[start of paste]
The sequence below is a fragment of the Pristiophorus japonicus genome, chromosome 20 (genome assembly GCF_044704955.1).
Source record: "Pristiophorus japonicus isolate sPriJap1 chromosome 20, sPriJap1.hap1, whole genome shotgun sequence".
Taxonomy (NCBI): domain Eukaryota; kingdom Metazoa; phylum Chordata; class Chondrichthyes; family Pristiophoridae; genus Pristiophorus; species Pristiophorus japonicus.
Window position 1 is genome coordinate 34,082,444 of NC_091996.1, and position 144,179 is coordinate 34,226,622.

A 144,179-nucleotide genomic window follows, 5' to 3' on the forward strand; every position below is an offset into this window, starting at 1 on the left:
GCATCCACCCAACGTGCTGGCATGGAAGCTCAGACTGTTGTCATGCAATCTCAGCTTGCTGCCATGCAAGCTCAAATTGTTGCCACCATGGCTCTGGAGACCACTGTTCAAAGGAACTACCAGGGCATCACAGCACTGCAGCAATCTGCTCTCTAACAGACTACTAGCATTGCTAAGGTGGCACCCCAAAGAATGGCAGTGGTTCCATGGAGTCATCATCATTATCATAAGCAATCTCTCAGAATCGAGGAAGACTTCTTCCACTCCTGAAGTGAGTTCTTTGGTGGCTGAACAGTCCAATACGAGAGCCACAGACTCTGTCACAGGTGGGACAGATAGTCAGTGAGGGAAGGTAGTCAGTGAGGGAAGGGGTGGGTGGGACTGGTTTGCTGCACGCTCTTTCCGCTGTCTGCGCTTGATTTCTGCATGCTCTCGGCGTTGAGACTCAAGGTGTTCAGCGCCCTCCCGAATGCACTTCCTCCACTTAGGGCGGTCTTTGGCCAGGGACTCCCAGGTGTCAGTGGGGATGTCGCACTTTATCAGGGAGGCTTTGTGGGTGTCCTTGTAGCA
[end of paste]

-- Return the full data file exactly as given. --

The sequence below is a fragment of the Pristiophorus japonicus genome, chromosome 20 (genome assembly GCF_044704955.1).
Source record: "Pristiophorus japonicus isolate sPriJap1 chromosome 20, sPriJap1.hap1, whole genome shotgun sequence".
Taxonomy (NCBI): domain Eukaryota; kingdom Metazoa; phylum Chordata; class Chondrichthyes; family Pristiophoridae; genus Pristiophorus; species Pristiophorus japonicus.
Window position 1 is genome coordinate 34,082,444 of NC_091996.1, and position 144,179 is coordinate 34,226,622.

A 144,179-nucleotide genomic window follows, 5' to 3' on the forward strand; every position below is an offset into this window, starting at 1 on the left:
GCATCCACCCAACGTGCTGGCATGGAAGCTCAGACTGTTGTCATGCAATCTCAGCTTGCTGCCATGCAAGCTCAAATTGTTGCCACCATGGCTCTGGAGACCACTGTTCAAAGGAACTACCAGGGCATCACAGCACTGCAGCAATCTGCTCTCTAACAGACTACTAGCATTGCTAAGGTGGCACCCCAAAGAATGGCAGTGGTTCCATGGAGTCATCATCATTATCATAAGCAATCTCTCAGAATCGAGGAAGACTTCTTCCACTCCTGAAGTGAGTTCTTTGGTGGCTGAACAGTCCAATACGAGAGCCACAGACTCTGTCACAGGTGGGACAGATAGTCAGTGAGGGAAGGTAGTCAGTGAGGGAAGGGGTGGGTGGGACTGGTTTGCTGCACGCTCTTTCCGCTGTCTGCGCTTGATTTCTGCATGCTCTCGGCGTTGAGACTCAAGGTGTTCAGCGCCCTCCCGAATGCACTTCCTCCACTTAGGGCGGTCTTTGGCCAGGGACTCCCAGGTGTCAGTGGGGATGTCGCACTTTATCAGGGAGGCTTTGTGGGTGTCCTTGTAGCA